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What is it like to have anxiety?

A question asked a thousand times, and yet, I somehow fail to answer it.
Or maybe not fail to answer it, but it is hard to explain to someone that has never experienced something similar.

However, I stumbled upon a video last week with the title “Friends with benefits” by Jae Nichelle and when I sent it to someone as a first explanation of how living with anxiety feels like, he asked in a very toneless voice:
“Is that really how it is?”

An invisible friend

In her video, Nichelle describes her anxiety as someone who is always with her. For example, when she decides to take a different exit of her building to avoid someone she already has greeted twice that day, not knowing if it’s ok to do it a third time. She says that her anxiety picks out her clothes, always keeping in mind that Nichelle sweats a lot and needs something that dries quickly. And she points out that even telling people about all that is accompanied by an invisible fight between her and her anxiety.

I watched that video about 20 times now. And only a handful of times beforehand, I have felt the instant need to scream: That’s it! That’s exactly how it is… but I agree with her.


So what is is like to have anxiety?

First of all, you need to understand, it’s nothing that you have… it simply is there. 24 hours a day, 7 days a week. Anxiety is a part of me. No matter what I do.

Take a simple bus ride… Imagine you take the same bus route every single time to your work place. And usually, you can’t see anything being wrong with that. Until that one day, when the bus route slightly changes and you have to get off the bus at a different stop, or even worse, catch a different line.

Days before I have to do so, I get nervous, I check the timetable over and over again. On the day, I am 10 minutes earlier at the bus stop even though I know it only takes me 2 minutes to get there. And once I’m on the bus, I can feel how my tummy gets upset. With every stop the bus passes, the feeling gets worse and worse. It gets so bad, that by the time I have to get off the bus, I feel like vomiting. Sweat pearls on my forehead included.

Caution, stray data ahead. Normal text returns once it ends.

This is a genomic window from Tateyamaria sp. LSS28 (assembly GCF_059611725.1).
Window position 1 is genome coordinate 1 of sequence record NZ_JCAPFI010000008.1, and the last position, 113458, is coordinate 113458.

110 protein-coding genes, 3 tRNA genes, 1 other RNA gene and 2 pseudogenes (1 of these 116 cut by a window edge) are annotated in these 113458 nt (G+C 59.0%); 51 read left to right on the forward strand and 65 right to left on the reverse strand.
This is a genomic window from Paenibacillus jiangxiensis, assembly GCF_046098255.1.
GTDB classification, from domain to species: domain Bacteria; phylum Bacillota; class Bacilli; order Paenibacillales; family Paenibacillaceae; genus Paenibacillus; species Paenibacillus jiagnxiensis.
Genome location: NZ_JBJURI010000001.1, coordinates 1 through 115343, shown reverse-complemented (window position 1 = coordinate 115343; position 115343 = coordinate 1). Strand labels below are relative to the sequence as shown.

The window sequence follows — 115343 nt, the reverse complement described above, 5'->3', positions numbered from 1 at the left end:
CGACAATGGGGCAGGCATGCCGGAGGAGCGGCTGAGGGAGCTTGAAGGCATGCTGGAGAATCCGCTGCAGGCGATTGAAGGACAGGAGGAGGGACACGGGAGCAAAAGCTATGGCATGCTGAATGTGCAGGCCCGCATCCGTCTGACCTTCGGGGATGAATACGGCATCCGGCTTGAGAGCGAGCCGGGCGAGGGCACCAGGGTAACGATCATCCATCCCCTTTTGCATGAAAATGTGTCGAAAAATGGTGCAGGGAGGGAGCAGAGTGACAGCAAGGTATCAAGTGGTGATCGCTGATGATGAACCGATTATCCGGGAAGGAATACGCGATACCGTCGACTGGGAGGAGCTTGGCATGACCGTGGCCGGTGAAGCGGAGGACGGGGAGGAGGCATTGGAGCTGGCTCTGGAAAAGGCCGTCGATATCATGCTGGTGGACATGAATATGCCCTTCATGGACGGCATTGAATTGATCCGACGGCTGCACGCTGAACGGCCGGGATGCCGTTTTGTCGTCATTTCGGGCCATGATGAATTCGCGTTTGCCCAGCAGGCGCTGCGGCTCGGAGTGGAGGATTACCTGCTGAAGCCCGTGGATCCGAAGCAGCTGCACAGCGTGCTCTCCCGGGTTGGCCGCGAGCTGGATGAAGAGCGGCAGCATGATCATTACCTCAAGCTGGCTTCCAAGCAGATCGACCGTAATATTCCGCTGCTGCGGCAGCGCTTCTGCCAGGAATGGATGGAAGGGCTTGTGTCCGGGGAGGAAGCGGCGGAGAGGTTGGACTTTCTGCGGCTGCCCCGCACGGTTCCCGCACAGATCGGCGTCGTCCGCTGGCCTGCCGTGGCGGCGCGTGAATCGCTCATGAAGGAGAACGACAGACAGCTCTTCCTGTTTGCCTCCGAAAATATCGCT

Now imagine you have to enter a room full of people you have never met before – no matter whether it’s for an interview, a dinner invitation, a doctor’s visit.

While I already have been freaking out hours before the appointment, trying to find the perfect outfit (something I feel comfortable in, something I can sweat in, something I will fit in with), I am now overwhelmed by the thoughts that are running through my head. Are they watching me? Can they see that I sweat? Oh no, I start sweating even more now? I think I am overdressed. Is that someone I know? I should’ve picked another outfit. Is my hair messy? Did I put deodorant on? Oh shit, I think I forgot.. no, I have. Why can’t I stop sweating? My hair is already dripping….

These are only two situations. Two out of a million. Every. Single. Day.

Living with Anxiety

I guess, it’s a constant fight with my own mind, my own monsters. It’s me against… well, me. And the worst part of it, I can’t make it stop.

No matter how desperately I try.

So keep in mind the next time you tell me that I am getting too thin, I will start staring at myself in the mirror over and over again, asking myself if I once have been too big and if I have really lost too much weight now. I will ask myself if I am still healthy. If I am still beautiful. I will tell myself that nobody will think that I look good, that I don’t deserve to look how I look…

Keep in mind the next time you tell me that I am getting slack with training, because I gave myself a rest day, I will believe you. I will feel horrible because I will have the feeling I gained weight again within 12 hours turning into my old me. I will feel bad for missing out on a training session, punishing myself with my own thoughts telling me I can’t hold on to a certain lifestyle and will give up everything I start anyways.

Keep in mind the next time you tell me that I should be careful with the choice of people I surround myself with, I will think about every single negative aspect they might have that probably doesn’t even exist just to sabotage every single relationship I could have in life. I will tell myself that I don’t deserve to be happy, that I don’t deserve to be proud of, to be liked, and definitely not to be loved.

Music keeps me sane

So, what is it like to have anxiety?
It’s like having my mind being alert all day long, it’s like thinking about every single outcome of every situation I have to go through every day. It’s like repeating every conversation, every argument, every statement over and over and over again. Until I finally close the bedroom door at night.

That’s when my body starts shaking uncontrollably. That’s when I start crying, because it is the only way to release the tension of the day. That’s when I turn on music to ease the pain, to make it stop, to keep me sane.

And when I finally fall asleep, I know I made it through another day.

In Monsterly Love,
L.

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